Midland Child Support Attorney
Fighting for You and Your Family
In the wake of a divorce, one of the partners will typically be responsible for paying child support to the parent responsible for taking care of their minor children. Child support can quickly become an acrimonious issue, especially if one partner refuses to regularly make payments or if someone feels they are being asked to pay too much.
Every parent wants to do right by their children, but it can often be difficult to understand what your responsibilities are under the law when it comes to child support. Our Midland child support lawyer at The Stuart Firm is prepared to help you resolve these types of delicate conflicts. We have a full understanding of Texas child support laws and will aggressively work to protect your rights in any child support negotiation.
Determining Child Support Obligations
A Texas court can in theory rule that either parent in a divorce must pay child support. In many cases, however, the “noncustodial parent” is generally the person responsible for making child support payments to the “custodial parent,” or the person who is primarily taking care of the couple’s minor children.
Texas courts use state guidelines to determine the amount of child support that must be paid. This amount is calculated based on the obligor parent’s net income, which takes into account gross wages, tax liabilities, health insurance costs, and other factors.
The exact figure used to determine the child support payment is dependent on the number of minor children involved. A single child will warrant 20% of the obligor parent’s net income, while two children will warrant 25%.
If the obligor parent makes more than $7,500 a month, the divorce court has the discretion to mandate child support payments above these guidelines. In these situations, the court will evaluate the needs of the child and the income levels of both parents. In many cases, a court might require higher levels of child support to avoid disrupting a child’s quality of life.
Our Midland child support attorney can help you understand what your child support obligation might look like if you anticipate being the obligor parent. If you are in a high-income situation where you may be expected to pay more, we can advocate on your behalf and negotiate with the court.
Challenging an Initial Child Support Amount in Texas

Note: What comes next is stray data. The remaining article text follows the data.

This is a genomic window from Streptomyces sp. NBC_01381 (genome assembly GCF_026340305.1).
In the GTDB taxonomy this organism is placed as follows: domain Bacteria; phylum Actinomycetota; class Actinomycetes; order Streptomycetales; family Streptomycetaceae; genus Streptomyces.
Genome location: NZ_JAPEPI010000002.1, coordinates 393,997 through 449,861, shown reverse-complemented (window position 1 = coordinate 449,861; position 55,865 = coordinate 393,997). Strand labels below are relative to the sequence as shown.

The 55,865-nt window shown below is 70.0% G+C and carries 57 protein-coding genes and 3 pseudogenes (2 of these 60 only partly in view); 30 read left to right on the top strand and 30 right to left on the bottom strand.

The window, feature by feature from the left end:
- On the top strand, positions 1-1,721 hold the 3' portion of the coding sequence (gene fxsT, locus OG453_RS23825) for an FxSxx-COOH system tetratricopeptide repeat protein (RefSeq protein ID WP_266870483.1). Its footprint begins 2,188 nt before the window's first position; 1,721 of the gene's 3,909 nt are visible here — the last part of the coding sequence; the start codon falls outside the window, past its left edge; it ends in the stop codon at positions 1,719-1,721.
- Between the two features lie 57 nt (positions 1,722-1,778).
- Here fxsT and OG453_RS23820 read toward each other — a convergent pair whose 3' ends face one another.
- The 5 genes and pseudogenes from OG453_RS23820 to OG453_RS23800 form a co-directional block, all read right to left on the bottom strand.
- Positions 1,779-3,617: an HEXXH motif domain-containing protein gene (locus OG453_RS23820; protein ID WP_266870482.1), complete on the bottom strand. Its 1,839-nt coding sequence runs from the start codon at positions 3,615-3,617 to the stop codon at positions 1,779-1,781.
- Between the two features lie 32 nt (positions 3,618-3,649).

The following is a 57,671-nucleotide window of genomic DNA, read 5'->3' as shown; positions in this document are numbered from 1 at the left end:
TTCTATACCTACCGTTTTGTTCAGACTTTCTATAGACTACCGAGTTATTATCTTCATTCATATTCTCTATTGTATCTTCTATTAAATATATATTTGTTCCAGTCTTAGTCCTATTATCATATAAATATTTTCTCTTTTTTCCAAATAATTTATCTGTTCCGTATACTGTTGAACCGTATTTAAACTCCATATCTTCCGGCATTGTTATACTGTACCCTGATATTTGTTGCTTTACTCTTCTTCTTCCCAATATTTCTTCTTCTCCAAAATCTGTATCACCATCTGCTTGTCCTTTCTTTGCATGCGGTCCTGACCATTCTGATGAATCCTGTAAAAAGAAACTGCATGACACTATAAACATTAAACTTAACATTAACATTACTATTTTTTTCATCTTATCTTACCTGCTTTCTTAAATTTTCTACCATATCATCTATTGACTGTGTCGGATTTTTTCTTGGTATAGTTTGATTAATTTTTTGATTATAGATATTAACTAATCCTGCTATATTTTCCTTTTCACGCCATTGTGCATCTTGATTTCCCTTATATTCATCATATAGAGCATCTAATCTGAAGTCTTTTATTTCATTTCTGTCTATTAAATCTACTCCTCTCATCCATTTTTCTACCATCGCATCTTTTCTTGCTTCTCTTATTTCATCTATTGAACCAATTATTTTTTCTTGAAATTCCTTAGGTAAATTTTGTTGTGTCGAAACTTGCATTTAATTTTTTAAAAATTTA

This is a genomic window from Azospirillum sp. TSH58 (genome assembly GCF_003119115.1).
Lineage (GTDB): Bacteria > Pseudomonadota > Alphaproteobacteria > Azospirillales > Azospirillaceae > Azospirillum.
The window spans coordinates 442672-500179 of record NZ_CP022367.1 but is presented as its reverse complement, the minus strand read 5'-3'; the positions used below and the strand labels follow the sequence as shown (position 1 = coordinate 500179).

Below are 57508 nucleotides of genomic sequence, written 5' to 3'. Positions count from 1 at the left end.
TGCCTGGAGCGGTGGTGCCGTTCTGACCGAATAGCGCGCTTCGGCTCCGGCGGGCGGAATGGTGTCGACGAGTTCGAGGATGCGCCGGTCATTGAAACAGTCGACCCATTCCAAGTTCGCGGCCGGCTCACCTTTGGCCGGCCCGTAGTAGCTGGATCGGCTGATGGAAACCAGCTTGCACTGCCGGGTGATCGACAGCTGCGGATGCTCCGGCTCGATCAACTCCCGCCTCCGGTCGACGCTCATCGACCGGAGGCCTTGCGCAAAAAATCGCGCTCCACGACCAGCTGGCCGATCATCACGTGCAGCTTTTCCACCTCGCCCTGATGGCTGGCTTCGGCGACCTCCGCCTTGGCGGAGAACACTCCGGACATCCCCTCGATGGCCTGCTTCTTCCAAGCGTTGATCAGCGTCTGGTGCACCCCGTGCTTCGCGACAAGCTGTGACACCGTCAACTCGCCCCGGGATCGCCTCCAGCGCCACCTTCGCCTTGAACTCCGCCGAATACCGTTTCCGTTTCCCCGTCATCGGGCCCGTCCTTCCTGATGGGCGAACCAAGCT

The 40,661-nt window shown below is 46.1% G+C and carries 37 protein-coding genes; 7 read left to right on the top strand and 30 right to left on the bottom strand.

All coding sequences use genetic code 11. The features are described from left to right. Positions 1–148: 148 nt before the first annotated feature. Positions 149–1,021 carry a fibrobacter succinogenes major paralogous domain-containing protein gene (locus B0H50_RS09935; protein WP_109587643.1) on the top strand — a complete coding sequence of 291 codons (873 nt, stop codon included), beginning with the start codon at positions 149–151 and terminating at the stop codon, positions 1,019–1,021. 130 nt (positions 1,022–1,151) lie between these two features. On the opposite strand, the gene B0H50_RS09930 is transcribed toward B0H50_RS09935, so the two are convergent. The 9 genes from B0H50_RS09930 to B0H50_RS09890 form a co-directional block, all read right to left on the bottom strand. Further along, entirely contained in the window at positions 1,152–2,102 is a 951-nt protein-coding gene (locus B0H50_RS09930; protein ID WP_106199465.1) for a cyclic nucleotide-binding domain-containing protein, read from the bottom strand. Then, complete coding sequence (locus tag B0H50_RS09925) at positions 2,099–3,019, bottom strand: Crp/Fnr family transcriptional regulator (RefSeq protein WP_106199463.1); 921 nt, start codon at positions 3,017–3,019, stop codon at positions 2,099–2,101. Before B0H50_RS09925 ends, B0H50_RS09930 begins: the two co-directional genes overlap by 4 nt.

Sometimes, the child support amount decided by a court may be unfair. If you are the obligor payment, you may feel the amount is too high. If you are the custodial parent, you might also worry the awarded amount is insufficient.
We can help you request that a court review its child support amount before it issues a decision. In these situations, a court will hear arguments from both sides and perform a thorough review of the financial situations of both parents and the cited mitigating factors before deciding on how to proceed.
When considering a proposed change to an initial child support amount, Texas judges will typically consider:
- The age and needs of the child
- The custodial parent’s ability to raise and support the child
- The custodial parent’s financial resources and assets outside child support
- Alimony payments and other marital support
- Educational and healthcare expenses of the child
- Any other contributing or extenuating factors
Changing a Child Support Amount in Texas
Once a child support amount has been decided by a Texas court, the obligor parent must regularly make payments to the custodial parent on a monthly basis. Parents are able to negotiate a payment higher than the minimum awarded amount if they so choose, but they cannot lawfully decide to allow payments lower than what the court decided, even if the decision to do so is mutual.
Because child support guidelines are rooted in a parent’s net income, changing circumstances can result in a need to adjust the mandated level of child support. Losing a job or any other material change in a parent’s situation might warrant a review of and modification to child support. In addition to changes in come, this can include changes in custody or relocations of one or both parents.
This goes both ways: Should the obligor parent lose a job, they will have less income and be less able to make payments at the previous amount. Conversely, should the obligor get a promotion with a substantial raise, they can likely afford to pay more and better support the child.
Our team can help you seek changes to child support. We are familiar with how the Texas Attorney General Office reviews and decides these types of cases and can work to put you in the best possible position to achieve a favorable result.
Committed to Delivering Results
We understand how pivotal child support is to serving the needs of your children. We also understand that sometimes the state’s guidelines can produce unfair award amounts that place you under an unreasonable financial burden. We are capable of handling cases of any size or complexity, including situations of changed material circumstances or scenarios where multiple income streams can make calculating a fair child support amount difficult. No matter the problem you are experiencing, our Midland child support lawyer is prepared to do everything possible to deliver you the results that you need and deserve.
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